Because they’re kids, they say the wrong things.  And it stings.  And they find that one button, the one they can push and get a response each and every time, and they push it all day and all night.  They certainly do.  But it’s not about them, it’s about me.  No one can make me do anything.  No one, including my children.  My children tempt me like nobody’s business.  They tempt me to fire back in anger when they push my buttons.  They tempt me, like the lazy and slothful lump I am, to take the day off and go back on what I said or not follow through with that thing I promised.  They tempt me to make it all about me.  To be selfish, just like I accuse them of being.  But it isn’t about me, it’s about God.

My daughter is also my sister in Christ.  I am not above her, and she is not below me.  We are equals in God.  When l fail to see the image of Christ in my snarling, grouchy teenager, I miss an opportunity.  My daughter is an icon of Christ.  When I talk to her, I’m talking to Christ.  Yet I say and do the nastiest things.  I treat her in ways I would never dare to treat a friend, a boss, or even a stranger.  I’m comfortable with my children, so I let the real me show, and it’s an ugly display.  How different things are when I lay aside the fact that I’m the one who’s right, and I just say to my children, “Please forgive me.”  How different things are when I just say nothing and pray instead.  

Being an Orthodox parent is sacramental.  I meet God in the process.


3)  Time is a created thing.

God created time.  It is not linear.  The past, the present, and the future all overlap and get into a big jumble sometimes.  This is how we can truly live and partake of the death and resurrection of Christ.  How we can already proclaim His return.  God is forever.  Puberty is finite.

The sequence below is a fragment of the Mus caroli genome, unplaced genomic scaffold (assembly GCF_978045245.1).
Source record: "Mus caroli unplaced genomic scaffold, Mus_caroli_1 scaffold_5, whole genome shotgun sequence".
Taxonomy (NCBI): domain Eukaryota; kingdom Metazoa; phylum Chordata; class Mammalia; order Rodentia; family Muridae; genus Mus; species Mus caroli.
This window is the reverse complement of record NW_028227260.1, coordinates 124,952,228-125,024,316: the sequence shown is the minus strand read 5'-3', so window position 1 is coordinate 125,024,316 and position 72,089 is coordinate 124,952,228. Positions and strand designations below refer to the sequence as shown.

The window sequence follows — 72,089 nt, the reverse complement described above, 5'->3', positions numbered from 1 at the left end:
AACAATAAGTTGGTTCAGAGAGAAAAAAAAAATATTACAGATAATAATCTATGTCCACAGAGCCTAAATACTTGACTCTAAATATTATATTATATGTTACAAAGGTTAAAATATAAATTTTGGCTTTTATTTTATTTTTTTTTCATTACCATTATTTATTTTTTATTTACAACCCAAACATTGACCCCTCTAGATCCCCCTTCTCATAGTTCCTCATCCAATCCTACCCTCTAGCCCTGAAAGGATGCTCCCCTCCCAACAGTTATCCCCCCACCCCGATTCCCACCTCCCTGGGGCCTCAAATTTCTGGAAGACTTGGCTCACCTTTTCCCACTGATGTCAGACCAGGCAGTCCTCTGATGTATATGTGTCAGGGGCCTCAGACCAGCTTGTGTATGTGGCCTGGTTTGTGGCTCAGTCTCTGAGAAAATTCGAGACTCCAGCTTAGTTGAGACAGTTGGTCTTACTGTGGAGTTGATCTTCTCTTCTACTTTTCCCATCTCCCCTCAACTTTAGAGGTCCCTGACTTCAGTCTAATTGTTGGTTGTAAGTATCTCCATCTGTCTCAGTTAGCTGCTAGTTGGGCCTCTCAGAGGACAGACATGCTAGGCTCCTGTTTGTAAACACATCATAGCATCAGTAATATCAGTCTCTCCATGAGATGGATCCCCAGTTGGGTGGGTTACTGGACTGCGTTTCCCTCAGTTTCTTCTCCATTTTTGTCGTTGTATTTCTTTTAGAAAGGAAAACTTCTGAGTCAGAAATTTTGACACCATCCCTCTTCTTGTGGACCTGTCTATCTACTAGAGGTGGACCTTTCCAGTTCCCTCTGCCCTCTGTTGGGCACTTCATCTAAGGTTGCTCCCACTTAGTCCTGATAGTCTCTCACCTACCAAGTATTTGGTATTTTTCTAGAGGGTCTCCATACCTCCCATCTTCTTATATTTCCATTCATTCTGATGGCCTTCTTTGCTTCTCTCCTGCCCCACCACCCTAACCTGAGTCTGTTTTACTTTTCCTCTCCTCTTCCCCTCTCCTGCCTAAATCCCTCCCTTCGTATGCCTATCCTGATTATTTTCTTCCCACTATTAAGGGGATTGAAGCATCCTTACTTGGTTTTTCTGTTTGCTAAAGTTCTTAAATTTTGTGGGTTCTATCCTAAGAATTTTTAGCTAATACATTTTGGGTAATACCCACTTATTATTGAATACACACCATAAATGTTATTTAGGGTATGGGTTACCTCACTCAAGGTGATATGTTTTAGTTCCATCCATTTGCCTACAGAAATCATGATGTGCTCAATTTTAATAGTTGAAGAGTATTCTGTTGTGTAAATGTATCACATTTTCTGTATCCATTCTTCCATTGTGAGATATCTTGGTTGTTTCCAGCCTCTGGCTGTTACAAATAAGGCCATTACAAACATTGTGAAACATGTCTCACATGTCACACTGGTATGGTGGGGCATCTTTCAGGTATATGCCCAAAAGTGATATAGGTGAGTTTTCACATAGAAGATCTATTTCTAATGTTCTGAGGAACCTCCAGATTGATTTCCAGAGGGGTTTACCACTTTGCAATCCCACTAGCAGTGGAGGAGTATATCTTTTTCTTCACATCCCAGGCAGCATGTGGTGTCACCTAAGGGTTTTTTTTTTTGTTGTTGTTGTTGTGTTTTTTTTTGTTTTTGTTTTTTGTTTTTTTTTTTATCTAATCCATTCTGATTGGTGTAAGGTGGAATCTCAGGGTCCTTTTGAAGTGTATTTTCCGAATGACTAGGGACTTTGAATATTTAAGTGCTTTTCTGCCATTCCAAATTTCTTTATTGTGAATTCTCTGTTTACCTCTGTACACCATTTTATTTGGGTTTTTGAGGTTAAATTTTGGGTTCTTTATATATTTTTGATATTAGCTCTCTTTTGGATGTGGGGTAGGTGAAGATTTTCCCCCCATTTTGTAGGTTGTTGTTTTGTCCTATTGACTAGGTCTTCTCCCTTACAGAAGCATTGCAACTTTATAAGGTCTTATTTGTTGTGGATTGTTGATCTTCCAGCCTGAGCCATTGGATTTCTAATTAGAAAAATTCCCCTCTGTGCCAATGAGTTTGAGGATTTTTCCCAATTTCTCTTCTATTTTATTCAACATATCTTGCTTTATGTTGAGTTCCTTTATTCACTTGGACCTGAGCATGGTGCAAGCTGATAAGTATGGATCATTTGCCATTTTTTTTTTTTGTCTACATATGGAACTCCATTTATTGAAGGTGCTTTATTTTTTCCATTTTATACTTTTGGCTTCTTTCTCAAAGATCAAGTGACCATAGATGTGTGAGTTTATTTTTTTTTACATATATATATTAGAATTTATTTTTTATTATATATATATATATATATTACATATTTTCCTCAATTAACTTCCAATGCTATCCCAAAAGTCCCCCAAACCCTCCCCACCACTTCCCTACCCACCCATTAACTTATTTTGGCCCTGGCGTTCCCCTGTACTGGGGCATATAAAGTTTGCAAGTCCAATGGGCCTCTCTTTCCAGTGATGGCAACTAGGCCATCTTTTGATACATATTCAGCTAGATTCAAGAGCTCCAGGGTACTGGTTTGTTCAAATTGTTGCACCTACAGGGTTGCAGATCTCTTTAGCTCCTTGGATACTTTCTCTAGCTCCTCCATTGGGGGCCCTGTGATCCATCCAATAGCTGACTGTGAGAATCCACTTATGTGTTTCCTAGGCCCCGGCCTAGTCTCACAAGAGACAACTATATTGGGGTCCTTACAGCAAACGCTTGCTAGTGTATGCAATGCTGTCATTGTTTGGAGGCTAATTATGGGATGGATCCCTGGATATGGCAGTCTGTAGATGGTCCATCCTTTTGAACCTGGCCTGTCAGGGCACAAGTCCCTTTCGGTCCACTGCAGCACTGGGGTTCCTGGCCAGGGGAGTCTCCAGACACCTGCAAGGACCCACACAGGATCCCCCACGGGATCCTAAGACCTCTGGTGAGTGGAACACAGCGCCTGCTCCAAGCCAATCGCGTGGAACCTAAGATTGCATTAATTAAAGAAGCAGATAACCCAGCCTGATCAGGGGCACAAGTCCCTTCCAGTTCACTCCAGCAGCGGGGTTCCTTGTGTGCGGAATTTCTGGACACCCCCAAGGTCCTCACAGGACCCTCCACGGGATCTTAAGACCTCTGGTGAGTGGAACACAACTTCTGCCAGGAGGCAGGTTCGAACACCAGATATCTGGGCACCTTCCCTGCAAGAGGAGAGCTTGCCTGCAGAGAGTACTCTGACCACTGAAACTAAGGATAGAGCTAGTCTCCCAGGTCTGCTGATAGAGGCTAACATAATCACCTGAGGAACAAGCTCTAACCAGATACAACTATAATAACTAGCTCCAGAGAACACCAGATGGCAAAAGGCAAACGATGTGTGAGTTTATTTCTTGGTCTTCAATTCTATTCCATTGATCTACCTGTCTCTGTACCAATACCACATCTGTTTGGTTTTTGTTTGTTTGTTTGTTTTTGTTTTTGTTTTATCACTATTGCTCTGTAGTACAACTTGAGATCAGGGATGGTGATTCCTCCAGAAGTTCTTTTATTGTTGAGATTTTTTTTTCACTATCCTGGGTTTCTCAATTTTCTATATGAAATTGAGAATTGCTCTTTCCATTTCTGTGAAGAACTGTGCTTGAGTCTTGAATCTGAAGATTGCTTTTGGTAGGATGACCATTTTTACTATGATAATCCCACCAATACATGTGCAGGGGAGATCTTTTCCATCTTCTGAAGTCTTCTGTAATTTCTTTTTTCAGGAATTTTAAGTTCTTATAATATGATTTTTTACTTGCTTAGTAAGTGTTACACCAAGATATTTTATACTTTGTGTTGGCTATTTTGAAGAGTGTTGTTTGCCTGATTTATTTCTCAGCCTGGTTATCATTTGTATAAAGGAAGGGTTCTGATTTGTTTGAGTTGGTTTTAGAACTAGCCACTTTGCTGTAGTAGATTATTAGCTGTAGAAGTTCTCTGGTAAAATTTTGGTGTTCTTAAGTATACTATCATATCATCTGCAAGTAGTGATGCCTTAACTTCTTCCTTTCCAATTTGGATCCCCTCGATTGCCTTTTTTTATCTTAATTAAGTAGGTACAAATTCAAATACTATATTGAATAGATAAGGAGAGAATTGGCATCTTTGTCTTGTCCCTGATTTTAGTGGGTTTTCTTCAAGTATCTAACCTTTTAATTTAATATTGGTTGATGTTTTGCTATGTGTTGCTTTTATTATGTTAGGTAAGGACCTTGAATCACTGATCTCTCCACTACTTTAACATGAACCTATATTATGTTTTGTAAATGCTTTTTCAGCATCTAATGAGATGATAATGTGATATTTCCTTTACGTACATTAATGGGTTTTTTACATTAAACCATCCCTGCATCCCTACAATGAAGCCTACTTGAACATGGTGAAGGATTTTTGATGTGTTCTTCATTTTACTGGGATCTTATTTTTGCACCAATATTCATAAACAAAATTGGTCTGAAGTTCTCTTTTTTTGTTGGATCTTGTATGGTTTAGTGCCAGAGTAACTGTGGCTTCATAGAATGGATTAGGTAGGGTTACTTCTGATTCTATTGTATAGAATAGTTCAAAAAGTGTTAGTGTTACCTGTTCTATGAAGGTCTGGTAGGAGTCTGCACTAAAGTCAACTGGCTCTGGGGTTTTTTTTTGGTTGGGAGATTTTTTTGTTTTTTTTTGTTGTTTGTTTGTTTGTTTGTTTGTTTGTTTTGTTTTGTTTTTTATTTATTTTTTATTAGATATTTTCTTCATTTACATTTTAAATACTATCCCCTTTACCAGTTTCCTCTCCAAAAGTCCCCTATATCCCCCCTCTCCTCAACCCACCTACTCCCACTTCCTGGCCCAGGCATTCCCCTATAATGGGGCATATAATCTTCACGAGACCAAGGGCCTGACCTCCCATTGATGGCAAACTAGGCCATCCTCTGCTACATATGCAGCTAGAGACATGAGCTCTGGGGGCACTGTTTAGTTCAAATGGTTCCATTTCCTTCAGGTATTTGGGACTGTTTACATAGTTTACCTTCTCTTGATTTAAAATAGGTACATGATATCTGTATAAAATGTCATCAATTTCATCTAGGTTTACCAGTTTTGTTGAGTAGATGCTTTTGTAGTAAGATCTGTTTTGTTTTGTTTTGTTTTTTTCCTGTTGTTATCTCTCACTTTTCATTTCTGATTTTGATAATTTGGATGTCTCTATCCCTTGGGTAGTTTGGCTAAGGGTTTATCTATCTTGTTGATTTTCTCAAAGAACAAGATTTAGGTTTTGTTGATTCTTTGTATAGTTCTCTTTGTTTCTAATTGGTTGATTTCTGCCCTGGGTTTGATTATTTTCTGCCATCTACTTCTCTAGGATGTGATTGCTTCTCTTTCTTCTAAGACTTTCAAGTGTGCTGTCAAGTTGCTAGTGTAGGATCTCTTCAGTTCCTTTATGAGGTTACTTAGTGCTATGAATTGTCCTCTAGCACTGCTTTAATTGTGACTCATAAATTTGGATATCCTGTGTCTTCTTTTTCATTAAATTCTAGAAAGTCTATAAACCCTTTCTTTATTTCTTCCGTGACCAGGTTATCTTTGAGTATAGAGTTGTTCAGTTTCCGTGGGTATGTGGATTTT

My children will live with me for about 18 years.  Probably more, but let’s just talk about that first 18 years when they are children.  Life expectancies now are well into the 80’s.  I could get into big ratios and percentages, but I won’t.  It’s obvious that they are only with us for a small amount of time.  An incredibly teeny, tiny, small portion of their lives.  We don’t have to cram a lifetime of interaction with them into 18 years.  Those young years, they matter.  They matter huge.  But they’re gone.  You can’t parent them as 8 year olds ever again.  You can only parent them for who they are now, and if you forget that, you’ll ruin your chance at parenting them when they’re 30.  They won’t listen to you.  They might not even speak to you.  I’d rather loosen my influence now, so I can still be an influence that they value and seek out later. 

Last year, my family went through a dark and difficult time.  The short version is that my teenage son had a major depressive episode and a literal and complete breakdown.  The day after we admitted him to a mental hospital, I gathered the rest of the family in the icon corner at home.  It felt so small with only four of us there instead of five.  We stood close to make up the difference.  We prayed the Akathist to the Mother of God, Nurturer of Children, and the tears and the brokenness flowed like rivers in the torrent of spring.  I turned to them and spoke a challenge.  We were facing one of the toughest times in our lives, but we had to see it for what it really was…a gift.  I told my family that I didn’t know what we were supposed to learn from this.  It wasn’t clear yet.  I didn’t know, but I was determined that we were not going to miss it.  God gave us an opportunity to learn a huge lesson as a family.  Not in laughter and ease, but in sorrow and suffering.  We were going to live through that mess one way or the other.  We could choose to let it break us, or we could choose to let it make us Christians.  True Christians who fight and get bloody.  True Christians who solely depend on God.  My constant prayer at that time went something like this: “Thank you God for this time.  Thank you for loving us enough to let us hurt, so we can learn in our suffering.  Thank you for this opportunity.  Don’t let us miss it!”  Watching my son fight the demons and knowing that I couldn’t save him from the fight is the most real and certain pain I have ever felt.  That pain did indeed give me clarity.  My son doesn’t belong to me.  He belongs to God.  Glory to God for that!  God is so much bigger and better than I am.  I would hate for my son to have to settle for just what I can give him, when God can give him life.  I can’t be my children’s God, and I need to stop trying to be.